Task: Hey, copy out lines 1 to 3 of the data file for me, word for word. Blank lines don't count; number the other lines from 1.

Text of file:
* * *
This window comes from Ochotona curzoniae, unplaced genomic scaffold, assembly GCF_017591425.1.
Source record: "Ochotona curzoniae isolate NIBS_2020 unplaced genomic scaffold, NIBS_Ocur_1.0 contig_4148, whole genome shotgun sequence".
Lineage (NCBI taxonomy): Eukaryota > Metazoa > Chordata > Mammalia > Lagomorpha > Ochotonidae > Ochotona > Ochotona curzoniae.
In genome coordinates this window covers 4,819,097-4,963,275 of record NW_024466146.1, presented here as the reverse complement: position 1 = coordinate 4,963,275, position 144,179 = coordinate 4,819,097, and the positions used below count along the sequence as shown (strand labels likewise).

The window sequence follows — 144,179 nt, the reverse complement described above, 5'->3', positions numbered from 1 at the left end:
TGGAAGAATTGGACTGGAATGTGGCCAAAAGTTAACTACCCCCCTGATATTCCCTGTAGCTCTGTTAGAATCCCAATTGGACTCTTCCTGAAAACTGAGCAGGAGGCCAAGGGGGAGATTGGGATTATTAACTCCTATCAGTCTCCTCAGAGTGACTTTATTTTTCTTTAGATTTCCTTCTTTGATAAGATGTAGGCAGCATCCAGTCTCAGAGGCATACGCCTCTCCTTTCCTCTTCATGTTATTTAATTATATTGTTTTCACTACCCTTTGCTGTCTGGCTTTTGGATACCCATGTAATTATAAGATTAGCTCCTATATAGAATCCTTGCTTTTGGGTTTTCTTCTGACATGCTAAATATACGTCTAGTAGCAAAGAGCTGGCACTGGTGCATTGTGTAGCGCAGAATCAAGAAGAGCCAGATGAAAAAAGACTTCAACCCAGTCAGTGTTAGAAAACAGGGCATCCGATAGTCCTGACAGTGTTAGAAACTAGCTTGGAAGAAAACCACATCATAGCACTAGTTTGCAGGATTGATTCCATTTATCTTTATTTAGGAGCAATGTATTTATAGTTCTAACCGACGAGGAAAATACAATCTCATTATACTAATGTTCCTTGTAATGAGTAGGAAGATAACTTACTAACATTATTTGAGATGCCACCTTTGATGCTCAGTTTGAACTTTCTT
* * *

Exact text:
This window comes from Ochotona curzoniae, unplaced genomic scaffold, assembly GCF_017591425.1.
Source record: "Ochotona curzoniae isolate NIBS_2020 unplaced genomic scaffold, NIBS_Ocur_1.0 contig_4148, whole genome shotgun sequence".
Lineage (NCBI taxonomy): Eukaryota > Metazoa > Chordata > Mammalia > Lagomorpha > Ochotonidae > Ochotona > Ochotona curzoniae.